The ute came to a standstill. Rusty growled. And a faint voice whispered upon the breeze, as if lost in the haze.
“Oi! You deaf?” Dad shouted from the garden. “We’re home.”
Clayton looked back at the paddock. The dust appeared to run away from the vehicle, but that was ludicrous. Dust couldn’t run. Clayton hopped off the ute and walked a few metres towards the moving dust. The hazy mass slunk into the earth, but a whiff of dust re-emerged and seemed to turn in his direction. Clayton shut his eyes and shook his head. When he reopened them, all the dust had vanished, revealing a slab of blue sky sitting atop a slab of ochre.
Hunched over her laptop on the kitchen table, his mum glanced up as they entered. Clayton noticed Mum’s eyes probing. Somehow, she knew something wasn’t right and yet all she said was, “Walter?” There seemed to be a question tagged onto his name like a hook on a fishing line trying to lure him in.
Dad didn’t bite though, and she didn’t cast any more questions.
“We didn’t finish fixing the fence,” Clayton said, trying to fill the silence and sway his dad to talk about what happened.
His mum looked at them in turn. She seemed to be searching for answers but was unable to ask the question.
“We ran out of time, Emily. We found a lamb injured on our way so we had to take care of that.” His dad’s explanation was lame. They had plenty of time.
“We could’ve finished but . . . ” Clayton looked to his mum to fill in the blanks.
“That’s alright,” his mother said with forced cheerfulness. “We’ll get Nudge to fix it tomorrow. He’s been looking for more farmhand work. If we pay him mate’s rates we might be able to afford a day’s pay.” She peered at her laptop screen and the cheerfulness evaporated from her voice. “It’ll be okay.”
No, it wouldn’t. Dad wasn’t okay. There was no sadness, no anger, no worry. Couldn’t she see the emptiness in his eyes? But she didn’t press the issue, didn’t quibble or bat an eyelid; instead, she closed the laptop and checked the oven.
“Are you hungry, Clay, sweetie?” she asked. “I’ve made fish mornay and that salad you like with the crispy noodles.”
Clayton waited for his dad to chip in with a joke about his food preferences, but there was nothing.
“It’s a nice mornay. Reggie gave us some fish when he delivered the hay bales this afternoon.”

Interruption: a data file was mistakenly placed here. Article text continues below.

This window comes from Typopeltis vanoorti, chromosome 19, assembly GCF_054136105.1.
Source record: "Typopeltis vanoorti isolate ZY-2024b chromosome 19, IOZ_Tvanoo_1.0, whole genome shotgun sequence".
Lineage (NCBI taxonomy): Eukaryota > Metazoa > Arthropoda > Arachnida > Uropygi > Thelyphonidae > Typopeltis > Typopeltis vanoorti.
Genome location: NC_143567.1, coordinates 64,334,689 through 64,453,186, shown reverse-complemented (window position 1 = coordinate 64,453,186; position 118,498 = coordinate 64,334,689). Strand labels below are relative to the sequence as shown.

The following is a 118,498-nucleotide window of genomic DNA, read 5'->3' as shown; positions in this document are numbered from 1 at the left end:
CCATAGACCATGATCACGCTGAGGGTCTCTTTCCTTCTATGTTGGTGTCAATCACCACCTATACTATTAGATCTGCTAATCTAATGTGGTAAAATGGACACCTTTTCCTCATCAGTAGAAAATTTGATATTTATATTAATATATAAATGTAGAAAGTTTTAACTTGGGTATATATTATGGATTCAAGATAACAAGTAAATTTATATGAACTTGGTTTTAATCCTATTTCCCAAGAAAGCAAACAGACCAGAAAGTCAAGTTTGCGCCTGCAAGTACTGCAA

Clayton reflected on their days sitting on the riverbank at the mention of fish: three rods buried in the sandy banks; an Esky with juice for him, ginger beer for Davo, and a proper beer for Dad. And constant chatter.
“Maybe we could go fishing too, before the school holidays end.” Clayton sat down next to his dad.
“How many bales did Reggie drop off?” Dad asked, ignoring him.
His mum hesitated. “He only had half a load left.”
“What?” Dad smacked his palms on the table and stood up.
“But he was kind enough to give us some silage,” she added hurriedly, “to help tie us over for a few weeks as well.”
“Dad? Please. Can we go fishing? Like we used to. Remember when we used to go with Da—”
“Clay, sweetie.” Although his mum’s voice was as sweet as honey, it stung like a bee. “We don’t need to talk about this now.” She put three plates on the table. Sweet smelling steam rose from them, but neither of his parents were paying any attention to the food.
“She’ll be right once it rains.” It sounded as if Dad were speaking in a vacuum, the air having sucked all passion from his voice.
Clayton stared at the towering pile of mornay and salad. He prodded at the food with his fork while thinking how to construct his words. But he wasn’t even sure what he was trying say.
Rusty licked Clayton’s shins and looked up expectantly. He placed a piece of fish on the floor for her, trying not to attract his parents’ attention.
“I was thinking we could get a loan for some more feed.” His mum hadn’t sat down to eat yet and his dad hadn’t touched his food. Clayton rubbed Rusty behind the ears, hoping she’d be patient enough to wait for their leftovers.
“Another loan?” Dad grunted.
“There’s a small bit of feed up north,” Clayton said.
“No, there’s not,” Dad said.
Mum wrung her hands on the tea towel.
“Yeah, there is. Remember he planted that saltbush feedlot. I saw it today.”
“The northern property isn’t ours to graze,” Dad said. “If it rains, everything’ll be okay. We just need a good soaking.” He stared out the kitchen window. “As far as I’m concerned that whole property doesn’t exist.”
Rusty rested her paws on the kitchen table, knocking Clayton’s plate. It clattered against the table and Dad spun as Rusty extended her slobbery tongue towards the food.